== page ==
Tarkowskij's "Stalker" as a lesson in spirituality

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Tarkowskij's "Stalker" as a lesson in spirituality

Post by Georg »

... I am barely able to describe what this film evokes in me.

While from a cognitive perspective, there are different interpretations,
Tarkowskij's intention is a purely spiritual one and he even rejected interpretations.
In fact I never have seen a film as deeply spiritual as this one.

And I never have seen a film that so directly is including the spectator -
when you watch it, it makes you part of it and it starts to go into a dialogue and ask you questions.
People that watch it with the usual consumer attitude will be absolutely disappointed
(I remember the first time I saw it - I was always waiting for something to happen, but there is no "action" outside).

For a rough introduction, one can read Wikipedia:

From an article by James Norton in http://www.acs.ucalgary.ca/~tstronds/nostalghia.com/ which is a good
source of information and interviews:
"... Stalker, ultimately, is about a threshold, the forces that guard the threshold, the irreconcilable spaces it separates,
the fears and desires that inhibit its crossing. The threshold cannot be crossed, although it is open ..."

... and this is where the film left me, like being in front of this room which is not outside but inside me.
And while I knew it is open yet I had the intense feeling that to get in there I have to jump into an abyss.
There was a time where I was afraid of heights - and I am still a little - but I know now that this fear is about something else -
it is the fear of letting go the ego.
And while this reluctance comes from the mind and for the mind the gateless barrier cannot be crossed,
there is a yearning which is beyond the mind and which is already on the other side and includes it all ...
"Si tacuisses, philosophus mansisses" (Boethius)

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Re: Tarkowskij's "Stalker" as a lesson in spirituality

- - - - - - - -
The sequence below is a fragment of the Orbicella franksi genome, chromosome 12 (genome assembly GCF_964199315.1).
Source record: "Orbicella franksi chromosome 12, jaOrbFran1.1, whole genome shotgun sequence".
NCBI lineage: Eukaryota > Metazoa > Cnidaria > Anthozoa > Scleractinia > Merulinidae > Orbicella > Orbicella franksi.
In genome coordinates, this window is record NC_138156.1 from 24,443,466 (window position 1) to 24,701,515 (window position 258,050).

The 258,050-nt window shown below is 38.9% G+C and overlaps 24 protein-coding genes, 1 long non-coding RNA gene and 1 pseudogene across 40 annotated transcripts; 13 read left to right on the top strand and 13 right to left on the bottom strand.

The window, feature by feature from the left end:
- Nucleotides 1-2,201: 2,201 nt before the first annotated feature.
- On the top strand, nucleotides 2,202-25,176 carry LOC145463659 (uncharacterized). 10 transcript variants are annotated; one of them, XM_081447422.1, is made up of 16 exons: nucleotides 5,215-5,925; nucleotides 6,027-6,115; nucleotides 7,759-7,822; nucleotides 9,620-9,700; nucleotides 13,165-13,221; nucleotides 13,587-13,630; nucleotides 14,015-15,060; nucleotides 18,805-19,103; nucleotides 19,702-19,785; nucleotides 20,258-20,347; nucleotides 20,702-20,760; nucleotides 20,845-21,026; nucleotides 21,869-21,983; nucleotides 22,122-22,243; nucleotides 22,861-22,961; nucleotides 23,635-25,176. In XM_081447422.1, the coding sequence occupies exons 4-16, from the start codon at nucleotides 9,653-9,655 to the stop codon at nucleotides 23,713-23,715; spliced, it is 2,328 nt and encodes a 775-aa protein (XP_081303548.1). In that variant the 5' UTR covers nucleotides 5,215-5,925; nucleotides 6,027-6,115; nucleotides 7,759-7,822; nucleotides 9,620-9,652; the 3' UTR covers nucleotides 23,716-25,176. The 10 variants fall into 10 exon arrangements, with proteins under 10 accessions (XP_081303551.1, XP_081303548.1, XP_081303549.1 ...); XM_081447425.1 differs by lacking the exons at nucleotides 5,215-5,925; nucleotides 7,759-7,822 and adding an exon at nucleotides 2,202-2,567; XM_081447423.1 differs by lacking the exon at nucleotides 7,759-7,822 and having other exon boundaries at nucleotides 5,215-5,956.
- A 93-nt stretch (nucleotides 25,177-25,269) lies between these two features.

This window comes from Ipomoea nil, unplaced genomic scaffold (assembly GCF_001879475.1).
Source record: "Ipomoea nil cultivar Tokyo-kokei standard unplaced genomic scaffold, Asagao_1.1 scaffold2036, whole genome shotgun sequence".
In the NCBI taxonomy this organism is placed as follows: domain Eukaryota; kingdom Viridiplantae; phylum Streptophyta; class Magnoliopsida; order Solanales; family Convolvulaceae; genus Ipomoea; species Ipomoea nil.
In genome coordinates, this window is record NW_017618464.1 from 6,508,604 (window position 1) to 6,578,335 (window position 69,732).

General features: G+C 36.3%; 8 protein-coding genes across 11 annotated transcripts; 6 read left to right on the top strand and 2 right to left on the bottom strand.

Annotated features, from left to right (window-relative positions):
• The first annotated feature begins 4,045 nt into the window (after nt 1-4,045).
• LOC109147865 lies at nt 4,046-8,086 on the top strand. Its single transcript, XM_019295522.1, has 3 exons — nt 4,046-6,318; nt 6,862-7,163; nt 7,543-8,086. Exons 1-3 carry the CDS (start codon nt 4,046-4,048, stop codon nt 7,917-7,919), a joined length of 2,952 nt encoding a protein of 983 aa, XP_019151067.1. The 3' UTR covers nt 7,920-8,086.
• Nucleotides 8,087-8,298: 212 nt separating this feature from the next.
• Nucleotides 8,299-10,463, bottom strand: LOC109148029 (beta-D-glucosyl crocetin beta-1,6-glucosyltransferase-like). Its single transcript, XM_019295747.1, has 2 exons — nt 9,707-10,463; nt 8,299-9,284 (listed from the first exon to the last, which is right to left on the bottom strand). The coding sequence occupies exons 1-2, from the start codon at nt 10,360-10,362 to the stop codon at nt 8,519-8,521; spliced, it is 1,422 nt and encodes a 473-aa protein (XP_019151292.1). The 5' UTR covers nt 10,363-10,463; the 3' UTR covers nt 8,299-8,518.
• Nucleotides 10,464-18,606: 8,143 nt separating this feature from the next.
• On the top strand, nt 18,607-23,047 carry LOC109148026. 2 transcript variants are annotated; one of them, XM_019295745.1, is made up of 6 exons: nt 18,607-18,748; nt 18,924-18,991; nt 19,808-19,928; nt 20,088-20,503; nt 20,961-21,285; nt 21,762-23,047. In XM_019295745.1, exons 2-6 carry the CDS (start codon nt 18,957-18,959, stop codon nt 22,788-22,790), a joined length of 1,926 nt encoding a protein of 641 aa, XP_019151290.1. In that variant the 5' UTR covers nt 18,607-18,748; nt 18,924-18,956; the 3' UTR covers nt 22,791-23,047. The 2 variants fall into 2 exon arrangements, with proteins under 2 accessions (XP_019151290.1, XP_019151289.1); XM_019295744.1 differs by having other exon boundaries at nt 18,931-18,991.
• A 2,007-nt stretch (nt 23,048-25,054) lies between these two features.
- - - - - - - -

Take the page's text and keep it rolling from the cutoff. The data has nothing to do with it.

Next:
Post by Speculum »

I have never heard of this movie, but it is intriguing. Thanks for calling it to our attention.

I think I look forward to watching it!

Here is the description of it from Amazon.com:
Challenging, provocative, and ultimately rewarding, Andrei Tarkovsky's Stalker is a mind-bending experience that defies explanation. Like Tarkovsky's earlier and similarly enigmatic science fiction classic Solaris, this long, slow, meditative masterpiece demands patience and total attention; anyone accustomed to faster pacing is likely to abandon the nearly three-hour film before its first hour is over. On the other hand, those who approach Tarkovsky's work in a properly receptive (and wide awake) frame of mind are likely to appreciate the film's seductive depth of theme and hypnotic imagery. Set in what appears to be a post-apocalyptic future (although the time-frame is never specified), the eerie and unsettling story focuses on the title character, Stalker (Aleksandr Kajdanovsky), who leads characters known only as the Writer (Anatoli Solonitsyn) and the Scientist (or Professor, played by Nikolai Grinko) into a mysterious region called The Zone. Tarkovsky films their journey as a long odyssey, or religious pilgrimage, and center of The Zone--said to be under an alien influence--is where each of these men hopes to find a kind of personal transcendence. Despite obvious parallels to The Wizard of Oz, Tarkovsky's film is devoid of special effects or any fantastical elements typically associated with science fiction or fantasy. Instead, Stalker makes astonishing use of sound and bleak-but-beautiful imagery to envelope the viewer into the eerie atmosphere of The Zone and the dank, colorless landscape that surrounds it. And while the film's glacial pacing may be off-putting to some viewers, there's no denying that Stalker has a mesmerizing power of its own, including a thought-provoking and highly debatable ending that propels the film to a higher level of meaning and significance. --Jeff Shannon
Here's Netflix:
This science fiction milestone from director Andrei Tarkovsky takes you into the Zone, a mysterious, guarded realm containing a mystical room in which occupants' secret dreams come true. Stalker, a man able to lead others to this holy grail, escorts a writer and a scientist through this foreboding territory and confronts several unexpected challenges along the way. Based on the Russian sci-fi novel Roadside Picnic.
"The only real voyage of discovery consists not in seeking new landscapes but in having new eyes." Marcel Proust